Fairtrade jewellery

Fairtrade jewellery – why and how I will be changing what I do.

It’s currently Fairtrade fornight! So I thought I’d tell you a little more about Fairtrade jewellery.

Last year I went to a conference in Dundee about Ethical Making. It’s in our hands: The future of ethical making in Scotland, organised by The Scottish Goldsmiths’ Trust and Duncan of Jordanstone College of Art and Design (where I studied!). I had previously heard about ethical jewellery while I was working in the Edinburgh Assay Office.

The two days were really fascinating, with talks from inspiring makers, Ute Decker and Karen Westland, as well as a Keynote speech from Greg Valerio who pioneered luxury ethical jewellery.

Why I want to change what I do

A couple of points really hit home with me. As a person I love stories, and as a jeweller I love hearing stories from my clients. Stories about why they’ve chosen a specific landscape for their wedding rings. Or why their engraving sounds like it should be an insult and not a pet name!

The other thing I love is landscapes, that should be obvious in my jewellery. I am not an experienced hill walker but I enjoy looking at the mountains, walking amongst them and I’ll happily go up a Munro if you invite me! There is something about the Scottish landscapes and mountains that make me feel happy, nourished and like I belong, I’ve talked about this before in more detail.

What struck me at the conference was the scale of mining and the effect extracting silver and gold was having on the earth and to the people, especially gold. Over 80% of all gold miners in the world are small-scale miners. Usually whole families including young children, everyone helping out with the family business to make enough money. They’re destroying the landscape in their own country, often using toxic chemicals, which have devastating effects on them, to get the gold out. How could I ignore the stories of these miners working so hard to do the best for themselves and their families? How could I justify making jewellery which destroys other people’s home landscapes and their water supply, in order to represent ones closer to home?

Greg Valerio said to us there at the conference “you are in the mining industry – I had never thought about what I do in that way. My desire to make jewellery means people go and mine every day.

How I’ll be changing

I decided that I had to start making changes in my business to make a difference.

More about the miners here: https://www.theguardian.com/environment/gallery/2017/oct/10/mine-to-maker-the-journey-of-the-worlds-first-fairtrade-african-gold-in-pictures

Recycled silver

I have been using up my stock of silver in my safe with the intention of using more 100% post-consumer recycled (PCR) silver in my pieces. 100% post-consumer, means the metal has already been jewellery, been worn and loved and then sent to be melted down. There is no additional new metal added to this. Now jewellers are great at recycling, we don’t waste anything, we send in our off-cuts, our scrap metal, old jewellery, broken bits and that is always recycled. But when scrap metal like that is recycled they add a small percentage of new metal from mining. There is no new metal added to 100% post-consumer recycled metal, so no first hand mining has taken place.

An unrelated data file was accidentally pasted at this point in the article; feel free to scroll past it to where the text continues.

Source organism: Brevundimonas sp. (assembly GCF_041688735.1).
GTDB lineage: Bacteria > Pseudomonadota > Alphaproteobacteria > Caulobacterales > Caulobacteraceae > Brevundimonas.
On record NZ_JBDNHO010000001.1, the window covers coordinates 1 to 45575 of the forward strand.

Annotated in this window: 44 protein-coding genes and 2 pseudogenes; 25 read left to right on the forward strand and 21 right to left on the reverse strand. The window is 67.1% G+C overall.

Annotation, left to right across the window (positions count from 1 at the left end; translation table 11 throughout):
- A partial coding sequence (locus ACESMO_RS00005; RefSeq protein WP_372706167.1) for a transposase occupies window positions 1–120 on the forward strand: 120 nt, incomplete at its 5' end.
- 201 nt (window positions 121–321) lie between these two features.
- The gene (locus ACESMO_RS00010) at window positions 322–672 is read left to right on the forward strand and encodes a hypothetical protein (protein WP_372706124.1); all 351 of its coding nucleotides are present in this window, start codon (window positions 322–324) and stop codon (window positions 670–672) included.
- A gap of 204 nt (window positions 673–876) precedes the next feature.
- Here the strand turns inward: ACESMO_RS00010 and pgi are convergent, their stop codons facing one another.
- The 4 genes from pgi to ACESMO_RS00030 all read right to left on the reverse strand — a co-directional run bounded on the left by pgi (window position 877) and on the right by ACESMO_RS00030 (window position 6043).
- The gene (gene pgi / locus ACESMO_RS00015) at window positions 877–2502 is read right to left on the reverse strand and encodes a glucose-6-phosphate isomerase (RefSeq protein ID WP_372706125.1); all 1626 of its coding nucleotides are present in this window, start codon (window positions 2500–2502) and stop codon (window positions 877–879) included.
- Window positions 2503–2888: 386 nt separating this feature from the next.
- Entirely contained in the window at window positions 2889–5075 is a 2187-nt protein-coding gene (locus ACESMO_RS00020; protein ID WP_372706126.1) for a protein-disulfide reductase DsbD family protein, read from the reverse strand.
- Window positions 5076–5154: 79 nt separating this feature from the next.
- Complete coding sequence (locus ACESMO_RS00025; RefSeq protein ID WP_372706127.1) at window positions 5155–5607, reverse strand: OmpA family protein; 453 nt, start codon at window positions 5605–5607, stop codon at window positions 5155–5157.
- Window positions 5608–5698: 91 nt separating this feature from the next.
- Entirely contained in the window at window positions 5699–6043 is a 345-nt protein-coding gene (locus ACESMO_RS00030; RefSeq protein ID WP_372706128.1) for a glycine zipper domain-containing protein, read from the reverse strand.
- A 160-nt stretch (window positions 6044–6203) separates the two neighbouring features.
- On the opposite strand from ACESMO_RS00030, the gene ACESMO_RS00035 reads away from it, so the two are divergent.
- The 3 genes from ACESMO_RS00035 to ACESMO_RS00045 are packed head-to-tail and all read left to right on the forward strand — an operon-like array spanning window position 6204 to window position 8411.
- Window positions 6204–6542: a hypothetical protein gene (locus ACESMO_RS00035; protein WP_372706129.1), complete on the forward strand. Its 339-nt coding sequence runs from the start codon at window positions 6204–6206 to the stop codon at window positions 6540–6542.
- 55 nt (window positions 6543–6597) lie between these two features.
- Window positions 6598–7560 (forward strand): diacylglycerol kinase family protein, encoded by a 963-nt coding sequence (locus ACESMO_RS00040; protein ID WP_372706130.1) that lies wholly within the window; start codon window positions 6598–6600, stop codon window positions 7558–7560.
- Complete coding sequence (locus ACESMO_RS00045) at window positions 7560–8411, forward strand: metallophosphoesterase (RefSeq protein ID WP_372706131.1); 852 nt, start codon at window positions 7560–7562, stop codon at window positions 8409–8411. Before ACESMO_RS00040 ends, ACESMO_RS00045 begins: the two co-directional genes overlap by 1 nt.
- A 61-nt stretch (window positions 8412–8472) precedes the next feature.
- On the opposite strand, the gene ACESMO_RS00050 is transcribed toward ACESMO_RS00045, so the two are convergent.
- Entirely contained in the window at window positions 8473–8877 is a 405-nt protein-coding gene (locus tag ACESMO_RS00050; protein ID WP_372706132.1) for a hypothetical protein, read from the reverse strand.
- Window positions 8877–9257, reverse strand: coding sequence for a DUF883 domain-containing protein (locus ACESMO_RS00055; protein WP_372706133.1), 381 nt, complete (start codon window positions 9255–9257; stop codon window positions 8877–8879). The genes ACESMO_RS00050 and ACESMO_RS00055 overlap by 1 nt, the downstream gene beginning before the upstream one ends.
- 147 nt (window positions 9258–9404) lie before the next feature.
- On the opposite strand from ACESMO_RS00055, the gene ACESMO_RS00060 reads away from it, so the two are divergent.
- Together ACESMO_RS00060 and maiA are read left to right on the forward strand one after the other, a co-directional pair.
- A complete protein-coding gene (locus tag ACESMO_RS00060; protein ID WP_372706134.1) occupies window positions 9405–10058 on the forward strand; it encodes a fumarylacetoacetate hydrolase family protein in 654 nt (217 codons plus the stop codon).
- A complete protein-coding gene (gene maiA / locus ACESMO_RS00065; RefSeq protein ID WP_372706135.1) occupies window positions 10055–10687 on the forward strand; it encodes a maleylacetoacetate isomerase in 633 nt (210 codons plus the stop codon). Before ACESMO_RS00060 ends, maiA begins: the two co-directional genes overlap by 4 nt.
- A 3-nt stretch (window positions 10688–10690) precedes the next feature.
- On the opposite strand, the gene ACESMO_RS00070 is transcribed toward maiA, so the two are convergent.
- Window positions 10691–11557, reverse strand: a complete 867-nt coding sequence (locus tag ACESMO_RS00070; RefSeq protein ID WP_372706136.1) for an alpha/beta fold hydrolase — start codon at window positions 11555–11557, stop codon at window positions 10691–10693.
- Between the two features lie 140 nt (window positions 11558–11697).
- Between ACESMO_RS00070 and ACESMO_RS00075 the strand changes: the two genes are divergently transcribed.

Fairtrade silver can be found, but not in the quantities a lot of jewellers require yet, so until the larger silver mines can be brought under the Fairtrade banner, this is the best option for me.

Please ask me if you’d specifically like 100% PCR silver in your jewellery, I would be delighted to help and the more you, the customer demands it, the more we jewellers ask our bullion suppliers about it! This means we can make a bigger difference, the power is in our hands!

In November last year I made a 100% post-consumer recycled bangle, inspired by my time in Finland, this was exhibited at Elements exhibition in Edinburgh as part of their ethical showcase.

I also made my Glasgow bangle which you may have seen online in my shop and with me at fairs. It was made from 100% PCR metal and I’m delighted with it. It is more expensive than the Edinburgh bangle is currently. Soon my Edinburgh bangle will be getting a make over so that I can differentiate it from the original bangle and will be made in 100% PCR silver.

Fairtrade Gold

I’ve already registered as a Goldsmith on the Fairtrade website. Meaning I can buy Fairtrade gold, but I can’t get my jewellery stamped with the Fairtrade stamp as I’m not certified yet. So I can help the miners but not prove it! That stamp is the proof of Fairtrade and you should look out for it. It’s the same as the Fairtrade symbol you’ll see on your tea, coffee, bananas and chocolate. My next step is to register fully with the Fairtrade scheme so that I can have this stamp on my Fairtrade jewellery.

Then I want to make some Fairtrade jewellery! Please do get in touch if you’d like to have your wedding rings made in Fairtrade metal. I would like to explore this, and work out the best ways to buy my metal. It might be to have wax rings carved then cast in 18ct yellow or white gold, or buying simple round wire to make your rings. I need to do this to work it out, that’s the best way for me to work I’ve found!


If you’d like to talk more about Fairtrade jewellery please get in touch with me. You can come and see me at a fair, I’d be really happy to talk more about it.

I am also talking at this years Ethical Making conference which will be held in Edinburgh towards the end of this month, so if you’re a jewellery book your ticket here and come to find out more!

Photo credit: Stacey Bentley Photography

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